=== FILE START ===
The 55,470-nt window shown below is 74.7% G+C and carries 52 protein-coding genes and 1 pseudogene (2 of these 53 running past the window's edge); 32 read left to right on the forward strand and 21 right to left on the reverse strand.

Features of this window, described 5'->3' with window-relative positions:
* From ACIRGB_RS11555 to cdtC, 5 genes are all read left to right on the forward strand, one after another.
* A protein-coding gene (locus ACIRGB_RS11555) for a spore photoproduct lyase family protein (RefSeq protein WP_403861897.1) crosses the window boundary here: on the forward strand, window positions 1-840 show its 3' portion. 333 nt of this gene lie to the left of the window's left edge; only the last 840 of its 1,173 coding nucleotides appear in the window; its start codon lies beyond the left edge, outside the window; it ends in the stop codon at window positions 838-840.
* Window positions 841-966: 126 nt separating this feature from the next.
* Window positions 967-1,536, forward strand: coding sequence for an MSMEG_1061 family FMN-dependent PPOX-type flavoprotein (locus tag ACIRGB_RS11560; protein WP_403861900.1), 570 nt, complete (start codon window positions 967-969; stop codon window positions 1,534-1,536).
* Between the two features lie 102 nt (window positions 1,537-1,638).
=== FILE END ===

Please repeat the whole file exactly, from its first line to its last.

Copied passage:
The 55,470-nt window shown below is 74.7% G+C and carries 52 protein-coding genes and 1 pseudogene (2 of these 53 running past the window's edge); 32 read left to right on the forward strand and 21 right to left on the reverse strand.

Features of this window, described 5'->3' with window-relative positions:
* From ACIRGB_RS11555 to cdtC, 5 genes are all read left to right on the forward strand, one after another.
* A protein-coding gene (locus ACIRGB_RS11555) for a spore photoproduct lyase family protein (RefSeq protein WP_403861897.1) crosses the window boundary here: on the forward strand, window positions 1-840 show its 3' portion. 333 nt of this gene lie to the left of the window's left edge; only the last 840 of its 1,173 coding nucleotides appear in the window; its start codon lies beyond the left edge, outside the window; it ends in the stop codon at window positions 838-840.
* Window positions 841-966: 126 nt separating this feature from the next.
* Window positions 967-1,536, forward strand: coding sequence for an MSMEG_1061 family FMN-dependent PPOX-type flavoprotein (locus tag ACIRGB_RS11560; protein WP_403861900.1), 570 nt, complete (start codon window positions 967-969; stop codon window positions 1,534-1,536).
* Between the two features lie 102 nt (window positions 1,537-1,638).